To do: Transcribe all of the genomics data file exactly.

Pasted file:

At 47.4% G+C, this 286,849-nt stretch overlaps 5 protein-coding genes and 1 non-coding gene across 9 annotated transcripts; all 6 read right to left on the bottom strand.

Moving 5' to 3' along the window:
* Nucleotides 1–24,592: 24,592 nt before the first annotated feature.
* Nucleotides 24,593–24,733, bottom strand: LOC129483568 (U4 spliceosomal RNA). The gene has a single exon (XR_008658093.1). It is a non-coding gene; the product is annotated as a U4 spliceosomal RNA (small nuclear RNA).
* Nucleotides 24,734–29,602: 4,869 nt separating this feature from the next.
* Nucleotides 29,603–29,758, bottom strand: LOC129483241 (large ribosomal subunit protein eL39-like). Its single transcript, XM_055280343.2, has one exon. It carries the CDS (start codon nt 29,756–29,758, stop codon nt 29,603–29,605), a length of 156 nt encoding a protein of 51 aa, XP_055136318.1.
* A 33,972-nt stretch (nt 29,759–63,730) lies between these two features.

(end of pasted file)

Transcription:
At 47.4% G+C, this 286,849-nt stretch overlaps 5 protein-coding genes and 1 non-coding gene across 9 annotated transcripts; all 6 read right to left on the bottom strand.

Moving 5' to 3' along the window:
* Nucleotides 1–24,592: 24,592 nt before the first annotated feature.
* Nucleotides 24,593–24,733, bottom strand: LOC129483568 (U4 spliceosomal RNA). The gene has a single exon (XR_008658093.1). It is a non-coding gene; the product is annotated as a U4 spliceosomal RNA (small nuclear RNA).
* Nucleotides 24,734–29,602: 4,869 nt separating this feature from the next.
* Nucleotides 29,603–29,758, bottom strand: LOC129483241 (large ribosomal subunit protein eL39-like). Its single transcript, XM_055280343.2, has one exon. It carries the CDS (start codon nt 29,756–29,758, stop codon nt 29,603–29,605), a length of 156 nt encoding a protein of 51 aa, XP_055136318.1.
* A 33,972-nt stretch (nt 29,759–63,730) lies between these two features.